The important point is that with Barr confirmed as AG, Trump had a collaborator. Barr quickly dispelled any lingering questions by his deft but forceful handling of both Congressional testimony but also of the whole Mueller inquisition. He forced the result and turned Mueller's machinations to Trump's advantage. The result, no doubt in preparation since the end of Team Mueller, is the President's declass order. Let's have Babbin take up the story (Trump Let the Dogs Out: Those responsible for the coup attempt against the president can run but they can no longer hide.):
The Democrats, stumbling down the road to impeachment, were stunned by President Trump’s executive order on Thursday.
The order is in two parts. First, it directs the intelligence agencies to cooperate with Attorney General William Barr’s investigation into the origins of the Trump-Russia counterintelligence investigation that was the vehicle used to spy on candidate Trump’s campaign and President Trump’s administration when it was new.
The second part of the order delegates to Barr the president’s authority to declassify — or reduce the level of classification of — anything that the intelligence agencies will give him.
As I wrote last year (here and here), Nunes demonstrated that what the FBI did in the Trump investigation was worse than Watergate. Nunes also demonstrated conclusively that nothing other than a presidential order to declassify the documents and testimony the FBI was concealing could overcome the FBI’s stonewalling.
The resignation of Attorney General Sessions who had turned over supervision of the “Russia collusion” investigation to Deputy AG Rod Rosenstein, and the confirmation of AG William Barr to his job, solved that problem. Rosenstein, who had discussed wearing a recording device for his conversations with President Trump and possibly removing him using the 25th Amendment, unsurprisingly never insisted that the FBI give Nunes what he needed. Barr’s accession to the AG’s post made him boss of the FBI and able to obtain anything it has. The FBI can’t stonewall Barr.
But the intelligence community can, or at least could, until Trump’s Thursday order.
Predictably, the people who are at greatest risk of exposure and danger of indictment erupted at Trump’s order. ...
All of this had to wait for the political groundwork to be laid. Trump's own constant criticism of his own Attorney General--a disastrous pick that nearly torpedoed his administration--was a necessary if, for many, unpalatable part of the process. But it was typical of Trump, who is willing to recognize his own mistakes and move to rectify them. He finally goaded the GOP Senate to action, undoubtedly aided by Sessions' demonstrable fecklessness that was endangering the entire party. The long drive to take control of DoJ was finally won by conservatives and a new campaign--to defang the Deep State--is now underway.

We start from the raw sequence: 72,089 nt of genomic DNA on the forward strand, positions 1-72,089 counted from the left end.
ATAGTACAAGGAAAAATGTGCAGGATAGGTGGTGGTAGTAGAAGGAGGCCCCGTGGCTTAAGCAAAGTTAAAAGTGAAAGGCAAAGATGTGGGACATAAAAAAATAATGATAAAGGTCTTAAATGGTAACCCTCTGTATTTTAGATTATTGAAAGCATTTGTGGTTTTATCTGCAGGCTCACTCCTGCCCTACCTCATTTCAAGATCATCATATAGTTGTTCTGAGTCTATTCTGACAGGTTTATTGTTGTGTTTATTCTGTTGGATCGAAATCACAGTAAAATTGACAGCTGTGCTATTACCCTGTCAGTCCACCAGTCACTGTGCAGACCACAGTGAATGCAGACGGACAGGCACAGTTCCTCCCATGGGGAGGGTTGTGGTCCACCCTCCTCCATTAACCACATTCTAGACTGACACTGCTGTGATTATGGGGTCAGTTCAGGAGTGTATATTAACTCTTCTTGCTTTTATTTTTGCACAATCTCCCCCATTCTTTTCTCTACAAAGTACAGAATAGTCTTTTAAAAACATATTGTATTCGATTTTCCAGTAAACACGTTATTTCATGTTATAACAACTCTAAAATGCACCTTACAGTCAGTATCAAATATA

In the rest of his article, Babbin expresses concern that "Trump's appointees CIA Director Gina Haspel, DNI Dan Coats, and NSA Director Gen. Paul Nakasone) should cooperate with Barr. But they — and the Obama sympathizers who work for them — will be no more cooperative with Barr than the FBI was with Nunes." However, I prefer to believe that the breadth of the delegation presidential authority to Barr will lead Barr to prevail--and that more speedily than naysayers believe. I believe Barr has the knowledge, skill, and drive to compel cooperation and will not diddle around asking "pretty please."
UPDATE: Below is the audio of an interview with Joe DiGenova that's a total must listen to account of what's going on. Joe states flatly: This is full scale war. The FBI and CIA have attempted to stonewall Barr and Barr went to Trump to tell him: If you want me to do the job, you've got to give me the authority. And Trump did.
The FBI and CIA are in full revolt, they're at war with the AG, but here's the problem for the FBI and CIA: They can leak, but Barr has subpoena power. Chris Wray has become an enemy of the people. The IC has met its match in Barr. He's smart, he's a veteran of both the CIA and DoJ, he's a litagator (that is SO important).
Joe also stresses the importance of the fact that the domestic spying goes back to 2012. This is what Dems most fear will come out. Problem for the IC: The FISC has already ruled that they lied about this.
"This is as big as it gets in a democracy."
Re Loretta Lynch: "The dumbest Attorney General in the history of the United States."
Barr needs to put John Carlin in front of a Grand Jury.